You don’t see the macaques.This is not too far from reality where they can often be quite illusive – no one knows how many troops are on the island. This is just one many fascinating holes in the scientific data.
In AfterGlow, you do see the mosquitoes that become infected when they bite a macaque. Macaques are the natural host – with a high number testing positive for Plasmodim knowlesi. Mosquitoes that become infected with Plasmodim knowlesi are expressed as spiralling forms evocative of mosquito flight paths. These forms are made of cells of colour which we think of as the packets of infected blood being transmitted around the landscape
An autonomous camera wonders the landscape moving in and out of pockets of infection. Often the camera will pass through pockets of infection that are so dense that the landscape is obliterated in a blizzard of infection. However most of this material is benign. It has to develop in the growth cycle of the mosquito before it becomes infectious.
We were interested in latency – mosquitoes don’t live very long on average, but the parasite needs a minimum period to develop inside them and to bite at least one infectious host and at least one susceptible host at the right times to transmit. In other words, biologically it seems that the odds are stacked against malaria transmission, something we found very interesting.
In AfterGlow the spiral forms also have a latency period. If they persist for long enough they erupt into turbulent dark forms.
One of our original inspirations was night-time satellite imagery revealing the shape of human habitation.
We wondered what shape the infection might take and how it would interact with the landscape?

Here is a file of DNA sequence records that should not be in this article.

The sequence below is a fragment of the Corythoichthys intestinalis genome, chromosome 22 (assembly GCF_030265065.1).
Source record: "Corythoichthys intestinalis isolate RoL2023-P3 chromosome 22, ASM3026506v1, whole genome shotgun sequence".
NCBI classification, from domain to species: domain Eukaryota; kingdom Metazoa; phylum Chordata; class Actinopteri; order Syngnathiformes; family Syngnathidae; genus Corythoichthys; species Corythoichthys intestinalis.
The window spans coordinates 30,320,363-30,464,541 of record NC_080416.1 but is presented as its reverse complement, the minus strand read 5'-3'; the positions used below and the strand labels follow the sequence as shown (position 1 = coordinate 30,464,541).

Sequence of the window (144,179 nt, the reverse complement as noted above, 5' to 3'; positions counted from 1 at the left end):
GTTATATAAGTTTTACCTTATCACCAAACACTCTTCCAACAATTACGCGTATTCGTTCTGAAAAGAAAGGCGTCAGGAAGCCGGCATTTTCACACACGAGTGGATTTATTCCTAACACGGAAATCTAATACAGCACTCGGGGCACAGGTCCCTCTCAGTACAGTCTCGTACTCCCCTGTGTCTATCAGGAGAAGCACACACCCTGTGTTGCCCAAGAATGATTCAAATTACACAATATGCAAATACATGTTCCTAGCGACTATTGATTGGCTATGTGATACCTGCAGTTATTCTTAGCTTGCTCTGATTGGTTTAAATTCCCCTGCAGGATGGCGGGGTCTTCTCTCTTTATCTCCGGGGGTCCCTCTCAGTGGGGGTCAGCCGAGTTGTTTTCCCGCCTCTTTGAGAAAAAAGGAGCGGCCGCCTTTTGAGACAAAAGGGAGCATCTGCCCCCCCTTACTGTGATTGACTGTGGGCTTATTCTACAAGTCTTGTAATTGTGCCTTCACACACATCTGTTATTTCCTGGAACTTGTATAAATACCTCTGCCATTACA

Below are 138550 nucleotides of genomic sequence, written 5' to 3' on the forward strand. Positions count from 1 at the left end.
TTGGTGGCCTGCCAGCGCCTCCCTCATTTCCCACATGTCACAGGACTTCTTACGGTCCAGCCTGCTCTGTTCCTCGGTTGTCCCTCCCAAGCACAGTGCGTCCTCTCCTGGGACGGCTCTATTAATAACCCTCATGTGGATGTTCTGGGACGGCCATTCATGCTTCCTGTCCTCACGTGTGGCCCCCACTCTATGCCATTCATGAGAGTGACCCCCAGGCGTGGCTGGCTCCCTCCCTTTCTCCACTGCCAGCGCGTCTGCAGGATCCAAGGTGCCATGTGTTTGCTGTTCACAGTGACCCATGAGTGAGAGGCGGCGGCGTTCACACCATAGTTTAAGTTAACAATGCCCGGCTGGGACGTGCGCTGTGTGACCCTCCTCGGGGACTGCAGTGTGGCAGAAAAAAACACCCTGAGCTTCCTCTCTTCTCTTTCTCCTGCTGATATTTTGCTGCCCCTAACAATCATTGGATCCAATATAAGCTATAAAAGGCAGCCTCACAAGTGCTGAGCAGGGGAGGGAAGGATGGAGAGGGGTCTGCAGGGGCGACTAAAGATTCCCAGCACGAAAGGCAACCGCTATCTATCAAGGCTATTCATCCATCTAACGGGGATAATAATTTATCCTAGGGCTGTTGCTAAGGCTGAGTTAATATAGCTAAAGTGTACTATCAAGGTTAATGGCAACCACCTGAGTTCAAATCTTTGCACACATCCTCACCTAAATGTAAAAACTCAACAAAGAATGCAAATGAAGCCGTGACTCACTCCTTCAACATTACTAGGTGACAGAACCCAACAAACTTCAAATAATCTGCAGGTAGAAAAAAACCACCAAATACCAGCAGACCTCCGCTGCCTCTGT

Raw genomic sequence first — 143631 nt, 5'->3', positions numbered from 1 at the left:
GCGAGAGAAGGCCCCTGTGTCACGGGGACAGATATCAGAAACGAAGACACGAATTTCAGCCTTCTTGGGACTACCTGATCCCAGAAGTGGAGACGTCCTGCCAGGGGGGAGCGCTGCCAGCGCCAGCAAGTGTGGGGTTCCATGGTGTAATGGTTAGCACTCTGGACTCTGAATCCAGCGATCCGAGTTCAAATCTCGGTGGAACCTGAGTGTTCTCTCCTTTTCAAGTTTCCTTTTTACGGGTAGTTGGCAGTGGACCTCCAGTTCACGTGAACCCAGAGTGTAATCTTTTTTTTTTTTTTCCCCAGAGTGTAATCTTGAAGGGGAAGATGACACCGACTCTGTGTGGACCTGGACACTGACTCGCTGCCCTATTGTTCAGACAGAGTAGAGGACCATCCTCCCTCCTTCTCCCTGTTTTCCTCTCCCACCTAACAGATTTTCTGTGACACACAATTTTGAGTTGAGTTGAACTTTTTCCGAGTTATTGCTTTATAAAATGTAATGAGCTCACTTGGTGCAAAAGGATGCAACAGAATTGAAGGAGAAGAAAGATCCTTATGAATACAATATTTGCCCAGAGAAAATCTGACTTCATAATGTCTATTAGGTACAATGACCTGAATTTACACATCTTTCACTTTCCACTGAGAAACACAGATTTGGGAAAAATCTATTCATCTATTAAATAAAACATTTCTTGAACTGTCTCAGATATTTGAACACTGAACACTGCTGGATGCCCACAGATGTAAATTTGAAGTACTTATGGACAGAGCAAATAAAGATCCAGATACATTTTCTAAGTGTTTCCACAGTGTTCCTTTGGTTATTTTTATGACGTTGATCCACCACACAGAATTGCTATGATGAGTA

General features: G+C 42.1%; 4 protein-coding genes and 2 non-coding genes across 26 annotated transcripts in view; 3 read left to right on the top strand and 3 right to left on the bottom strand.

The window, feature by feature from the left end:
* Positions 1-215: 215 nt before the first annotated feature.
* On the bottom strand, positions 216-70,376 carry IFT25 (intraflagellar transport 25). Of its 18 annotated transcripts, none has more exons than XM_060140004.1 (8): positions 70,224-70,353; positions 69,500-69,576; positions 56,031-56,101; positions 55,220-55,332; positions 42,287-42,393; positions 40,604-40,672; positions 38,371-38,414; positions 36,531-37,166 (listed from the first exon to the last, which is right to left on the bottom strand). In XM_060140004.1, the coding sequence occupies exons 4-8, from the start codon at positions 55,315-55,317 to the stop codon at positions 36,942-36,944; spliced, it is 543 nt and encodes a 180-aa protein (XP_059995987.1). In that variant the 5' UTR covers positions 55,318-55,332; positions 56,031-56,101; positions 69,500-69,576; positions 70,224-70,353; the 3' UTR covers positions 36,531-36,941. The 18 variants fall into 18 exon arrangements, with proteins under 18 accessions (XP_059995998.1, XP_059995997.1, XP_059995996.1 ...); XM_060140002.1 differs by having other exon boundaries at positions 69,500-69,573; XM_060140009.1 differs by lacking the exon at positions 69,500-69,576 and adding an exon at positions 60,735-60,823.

In AfterGlow as the camera wanders the landscape it occasionally passes over a high summit where we are presented with a natural overview or map revealing the shape of the infection.
The view presented in AfterGlow can change smoothly from the overviews more common in science to a first person perspective of landscape. This first person perspective provides a strong sense of the spatial qualities and complexities of this type of infection scenario.
This was an element, which Paddy was interested in – the value of spatial sensitive representations for the future of epidemiology, emergent properties of the landscape, nonlinearities of the system, and creative element of the scientific process that is often unacknowledged.
Thank you to Animate Projects, NCCA, Bournemouth University and Wellcome Trust.
boredomresearch is a collaboration between Vicky Isley and Paul Smith, British artists and research lecturers in Computer Animation. Fascinated by the mechanics of the natural world, they use computational technology to simulate natural patterns, behaviours and intricate forms that gradually change over time.
boredomresearch’s work opens channels for meaningful dialogue and engagement between public and scientific domains. Their artwork Real Snail Mail was the world’s first webmail service to use real snails, challenging our cultural obsession with speed and received worldwide attention.
Based at the National Centre for Computer Animation, Bournemouth University, their work benefits from a fine blend of art and science – allowing them to achieve projects underpinned by a deep appreciation of the creative possibilities of technology.